[AMRadio] AWA Conference (long) & somewhat OT


Larry Szendrei ne1s at neandertech.com
Sat Aug 27 08:58:40 EDT 2005


I just returned home from the AWA Annual Conference in Rochester, NY,
last nite at about 8:00PM. I made the trip with Bruce, W1UJR. We arrived
Tuesday nite and left around noon yesterday. I realize the conference is
not over until tonight, but time and $ limitations prevented me from
staying until the end.

My primary interests were the flea market, the AWA Museum and Annex,
seeing and meeting new friends, and the old equipment contest. On the
last item, Sam Beverage, W1MGP, had given us an old Western Electric 25B
amplifier to enter in the contest, as the theme this year was "Western
Electric," and then donate to the AWA museum. This amplifier is a
compact by heavy floor-standing unit in an octagonal shape - it looks
like it could be an electric space heater. There is no internal speaker,
and it uses two type 205A "tennis ball" triodes. It's vintage is
mid-20's or so. There were many extremely interesting items in the
contest, for example: 1) the original breadboard superhet on which AVC
was developed and first implemented - It used battery triodes (01's or
01A's, I think) throughout, 2) a homebrew rotating spiral-mirror
mechanical television display, 3) Eddy Swyner's (VE3CUI) 1929 MOPA using
a 27 driving a pair of 27's. (I looked for Eddy, as I would have loved
to meet him in person after all these years, but our paths didn't cross.
Eddy - were you there, or did you have someone else bring your rig to
the conference?)
We did not stay long enough to see the results of the contest.

The flea market didn't have a great deal in the way of amateur gear -
most of the stuff is related to collectable entertainment electronics.
But there were a lot of vintage parts, tubes, sockets, ceramic
insulators, stand-offs, etc., which are my main interest. I saw a Heath
DX-60, a Hallacrafters S-38D, an HRO-50 or 60 (didn't look closely; too
many other distractions), a couple of older HROs, a couple of National
SW-3's. Stu, W2AO, was selling really cute homebrew transmitter with a
single 807 in a wooden mini-rack, very nicely constructed. This is not a
complete list, I'm sure there was other stuff I didn't pay much
attention to and am not remembering now. As usual, there were plenty of
wooden console radios, 20's battery sets, (very expen$ive) catalin
radios, old transistor portables, tube-type high-fidelity gear, horn and
cone speakers, and phonographs (some old mechanical ones).

I came home with:

1) lots of breadboard-mount 4-pin tube sockets
2) some NOS adjustable grid-leaks (parallel cap integral with the
adjustable resistor)
3) the Alice Schumacher (sp?) Hiram Percy Maxim biography
4) CQ Sideband Handbook by Don Stoner
5) a very interesting and somewhat ratty, but quite restorable, 1920's
broadcast battery set ("Buckingham," never heard of it), for $5. No
tubes in it (probably uses 01's throughout), interesting ganged tuning
arrangement, and an (intact!) moving-film dial arrangement. The panel is
a unique, attractive simulated wood grain on metal with two strips of a
machined "swirl" pattern on the metal - difficult to describe. There was
no cabinet.
6) and yes, I bought one of the SW-3's - I've wanted one for a long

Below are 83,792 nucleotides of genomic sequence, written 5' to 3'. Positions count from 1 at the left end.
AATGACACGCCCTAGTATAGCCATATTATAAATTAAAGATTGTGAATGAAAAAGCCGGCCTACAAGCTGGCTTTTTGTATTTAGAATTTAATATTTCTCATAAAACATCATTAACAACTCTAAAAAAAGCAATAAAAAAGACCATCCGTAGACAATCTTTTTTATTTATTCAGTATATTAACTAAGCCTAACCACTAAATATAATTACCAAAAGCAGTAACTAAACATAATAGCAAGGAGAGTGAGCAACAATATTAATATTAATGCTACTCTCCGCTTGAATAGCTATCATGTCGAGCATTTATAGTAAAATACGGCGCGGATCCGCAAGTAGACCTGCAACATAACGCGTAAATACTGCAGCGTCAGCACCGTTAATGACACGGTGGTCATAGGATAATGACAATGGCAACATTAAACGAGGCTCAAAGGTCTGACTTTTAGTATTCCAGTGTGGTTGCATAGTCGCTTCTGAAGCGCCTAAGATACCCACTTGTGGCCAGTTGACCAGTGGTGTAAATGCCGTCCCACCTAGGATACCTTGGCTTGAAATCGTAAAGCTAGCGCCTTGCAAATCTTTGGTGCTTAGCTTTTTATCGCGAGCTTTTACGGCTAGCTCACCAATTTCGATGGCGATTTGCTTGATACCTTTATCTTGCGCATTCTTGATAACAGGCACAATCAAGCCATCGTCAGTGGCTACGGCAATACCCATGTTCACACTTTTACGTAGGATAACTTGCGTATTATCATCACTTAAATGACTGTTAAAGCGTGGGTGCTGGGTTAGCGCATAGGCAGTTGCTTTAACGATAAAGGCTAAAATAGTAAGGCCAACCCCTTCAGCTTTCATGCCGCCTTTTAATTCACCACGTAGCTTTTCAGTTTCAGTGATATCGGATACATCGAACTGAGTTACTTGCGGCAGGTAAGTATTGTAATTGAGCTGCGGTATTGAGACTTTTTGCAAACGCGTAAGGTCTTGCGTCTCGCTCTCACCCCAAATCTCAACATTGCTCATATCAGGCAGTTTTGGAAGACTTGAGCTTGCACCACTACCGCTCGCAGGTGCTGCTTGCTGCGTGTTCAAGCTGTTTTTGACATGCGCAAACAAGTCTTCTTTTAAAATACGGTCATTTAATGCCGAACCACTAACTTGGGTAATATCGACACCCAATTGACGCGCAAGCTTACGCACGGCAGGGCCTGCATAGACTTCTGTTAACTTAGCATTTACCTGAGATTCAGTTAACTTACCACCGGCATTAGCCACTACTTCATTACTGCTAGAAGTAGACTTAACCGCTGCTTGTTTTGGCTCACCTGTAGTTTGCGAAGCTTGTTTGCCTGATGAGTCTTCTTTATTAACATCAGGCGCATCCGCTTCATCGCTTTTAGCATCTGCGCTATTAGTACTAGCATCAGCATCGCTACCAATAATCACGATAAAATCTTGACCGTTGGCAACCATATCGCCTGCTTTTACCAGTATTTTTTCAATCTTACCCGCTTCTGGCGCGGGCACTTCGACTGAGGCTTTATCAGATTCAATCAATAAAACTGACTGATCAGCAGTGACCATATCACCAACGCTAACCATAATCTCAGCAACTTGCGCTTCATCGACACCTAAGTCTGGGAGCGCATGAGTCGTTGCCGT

time, but couldn't justify the typical asking price. This one is
complete, and very restorable, and has one coil set ("61," 12-23 MHz).
Bottom plate is quite rusty, but otherwise the cabinet has a few places
with minor surface rust and missing paint. It is the model using
2.5VAC tubes. The audio coupling unit looks good to my ohmmeter, but the
voltage divider resistor has two open sections (no big deal). I'll be
anxious to fire up this one! I was fortunate to have gotten this for $45.

The AWA Museum and Annex visit on Wednesday night was as impressive and
mind-blowing as my 1st visit 3 years ago. Just imagine OD'ing on old
radio gear, and multiply the result by 100! There's no way I can
describe it and come close to doing it justice, just make it a point to
go there sometime. The James Millen (W1HRX) station in the Annex was up
and running. This is James Millen's own homebrew AM transitter in 3
(yes, three) six-foot racks, and his own HRO receiver. I called several
CQ's on 3837 KHz, then 3885 KHz, on Wednesday night, but could not get
anyone to answer. We were putting out 250W of carrier, and were heard
over at the museum a mile away, at least (!). Just no one listening at
the time who wanted to talk to us, I guess. I must have called CQ on and
off for at least 20 minutes; very unusual not to get a response that
time of day in this part of the country.

Finally, and the best part, we had a great time hanging out with and
talking radio with the following folks:

Bob Raide, W2ZM
Ed Gable, W2MP
Bill Fizette, W2DGB
Dave, KA2J, who gave us a tour or his beautiful shack (~4 miles or so
from the Conference)
Tim W1GIG
Jim KC1FB
Bob WB2FOF
Bob Mcteague
Marty Reynolds, AA4RM
Geoff Bourns
Stu, W2AO
Gary, WA4IAM
Don, N9OO
George Rancourt (can't remember George's callsign at the moment)
Ken Owens

This was the first time I had met Marty, Geoff, Don, Ken, and Stu, in
person. I've worked Marty and Stu several times over the years, though,
mostly in AWA events. I'm sure I'm leaving some folks out of the above
list; I'm just having trouble remembering ALL the great conversations
I've had with people over the past few days.

What a vacation!

73,
-Larry/NE1S



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